Few things in primary care give patient and doctor mutual and instant gratification.
It’s been a while since I reduced a “nursemaid’s elbow” or a spontaneous shoulder dislocation other than my own, or a finger dislocation, but those all count.
I once wrote about curing deafness in a man with a movement disorder by flushing ear wax more or less on the run as he bobbed around the exam room. That was instantly rewarding and also both exhausting and exciting. Even more ordinary cases of cerumen impaction are rewarding to treat. I almost never let my medical assistants get the satisfaction, or the risk, associated with that procedure.
A few months ago a man came to my Saturday clinic with a plastic tip from his hearing aid lodged sideways deep inside his ear canal. With the help of my modern headlamp (I trained on the cartoonish forehead mirror ENT doctors used to sport) and a delicate long pair of forceps I was able to remove it and relieve the stranger’s suffering.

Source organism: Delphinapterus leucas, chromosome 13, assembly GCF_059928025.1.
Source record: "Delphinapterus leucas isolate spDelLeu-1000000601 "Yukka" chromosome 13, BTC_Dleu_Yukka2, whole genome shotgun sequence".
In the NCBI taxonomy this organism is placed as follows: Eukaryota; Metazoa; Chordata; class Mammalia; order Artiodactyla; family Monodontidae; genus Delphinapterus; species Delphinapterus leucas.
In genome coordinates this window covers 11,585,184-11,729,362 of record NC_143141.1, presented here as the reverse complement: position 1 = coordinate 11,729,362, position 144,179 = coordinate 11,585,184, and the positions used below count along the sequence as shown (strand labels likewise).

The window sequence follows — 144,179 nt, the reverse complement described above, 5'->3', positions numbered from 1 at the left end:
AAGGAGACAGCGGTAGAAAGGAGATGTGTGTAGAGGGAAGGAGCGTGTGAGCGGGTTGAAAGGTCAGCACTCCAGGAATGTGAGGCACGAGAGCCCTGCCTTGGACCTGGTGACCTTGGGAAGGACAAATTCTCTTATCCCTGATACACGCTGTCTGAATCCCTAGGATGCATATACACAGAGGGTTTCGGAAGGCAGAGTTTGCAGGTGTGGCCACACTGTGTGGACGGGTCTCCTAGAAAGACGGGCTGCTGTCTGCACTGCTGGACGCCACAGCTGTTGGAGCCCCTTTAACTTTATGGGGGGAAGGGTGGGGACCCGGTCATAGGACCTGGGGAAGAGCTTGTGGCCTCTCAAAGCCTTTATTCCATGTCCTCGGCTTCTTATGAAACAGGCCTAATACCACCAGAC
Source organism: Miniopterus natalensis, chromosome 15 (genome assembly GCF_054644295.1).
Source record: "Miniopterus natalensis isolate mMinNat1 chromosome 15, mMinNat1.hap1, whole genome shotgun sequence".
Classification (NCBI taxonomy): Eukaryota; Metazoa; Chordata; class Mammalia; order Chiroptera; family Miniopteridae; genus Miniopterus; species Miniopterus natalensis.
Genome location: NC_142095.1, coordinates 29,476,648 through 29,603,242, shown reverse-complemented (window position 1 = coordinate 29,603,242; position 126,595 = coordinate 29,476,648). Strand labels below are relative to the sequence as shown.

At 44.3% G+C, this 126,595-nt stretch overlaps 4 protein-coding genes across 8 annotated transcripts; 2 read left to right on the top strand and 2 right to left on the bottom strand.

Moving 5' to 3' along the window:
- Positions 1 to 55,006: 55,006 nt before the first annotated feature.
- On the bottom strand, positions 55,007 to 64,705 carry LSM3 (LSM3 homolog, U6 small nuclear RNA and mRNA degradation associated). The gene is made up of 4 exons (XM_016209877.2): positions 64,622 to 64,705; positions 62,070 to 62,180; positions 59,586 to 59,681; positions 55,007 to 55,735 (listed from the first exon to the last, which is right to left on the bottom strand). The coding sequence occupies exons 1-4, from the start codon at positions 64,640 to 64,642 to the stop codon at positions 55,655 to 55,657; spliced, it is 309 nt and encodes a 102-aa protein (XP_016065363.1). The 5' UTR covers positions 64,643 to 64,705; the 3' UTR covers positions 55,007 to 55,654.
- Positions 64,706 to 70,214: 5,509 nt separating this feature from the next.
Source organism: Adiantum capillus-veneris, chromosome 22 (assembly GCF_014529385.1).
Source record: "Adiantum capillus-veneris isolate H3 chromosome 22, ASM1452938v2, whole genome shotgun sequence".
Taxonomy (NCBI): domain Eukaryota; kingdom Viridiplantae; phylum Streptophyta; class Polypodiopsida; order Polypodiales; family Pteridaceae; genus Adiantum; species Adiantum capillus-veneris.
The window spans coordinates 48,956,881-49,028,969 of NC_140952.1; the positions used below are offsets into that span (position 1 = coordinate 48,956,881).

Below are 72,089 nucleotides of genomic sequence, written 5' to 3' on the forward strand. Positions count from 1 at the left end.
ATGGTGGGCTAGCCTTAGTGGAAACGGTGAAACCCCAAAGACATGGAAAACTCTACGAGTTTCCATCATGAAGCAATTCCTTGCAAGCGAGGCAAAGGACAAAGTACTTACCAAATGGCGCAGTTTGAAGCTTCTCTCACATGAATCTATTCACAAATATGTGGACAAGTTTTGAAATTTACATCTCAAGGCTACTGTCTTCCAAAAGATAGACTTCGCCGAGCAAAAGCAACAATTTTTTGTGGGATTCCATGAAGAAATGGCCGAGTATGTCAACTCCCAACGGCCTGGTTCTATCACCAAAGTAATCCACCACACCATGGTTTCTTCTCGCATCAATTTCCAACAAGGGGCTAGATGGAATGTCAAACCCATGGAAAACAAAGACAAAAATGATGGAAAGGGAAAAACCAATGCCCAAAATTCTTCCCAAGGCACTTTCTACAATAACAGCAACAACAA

Often, I delight in asking a patient to make the shoulder movements that hurt them so much a few minutes earlier and now feeling no pain, confirming that my steroid-Xylocaine (hurrah Sweden!) injection hit the right spot.
A few weeks ago I saw a patient for an unrelated problem, who had recently received a nerve block by a nurse practitioner to the minor occipital nerve. The patient had presented with severe pain on the side of her head and the shot gave instant relief. I had never heard of that injection, so I read up on it.
Wouldn’t you know it, the following week I saw a different woman with an excruciating pain on the left side of her head. The pain seemed to originate in the back of her head. She was tender on the scalp over her ear and even more so over the lesser occipital nerve. She agreed to an injection. It was instantly successful.
In medical school, it was “see one, do one, teach one.” This time it was “read about it, then do it.” Now I’m ready to teach it, thanks to a clinician with fewer years of education, born well after I started medical school. I’ll happily learn from anyone who knows something I don’t.
“A Country Doctor” is a family physician who blogs at A Country Doctor Writes:.
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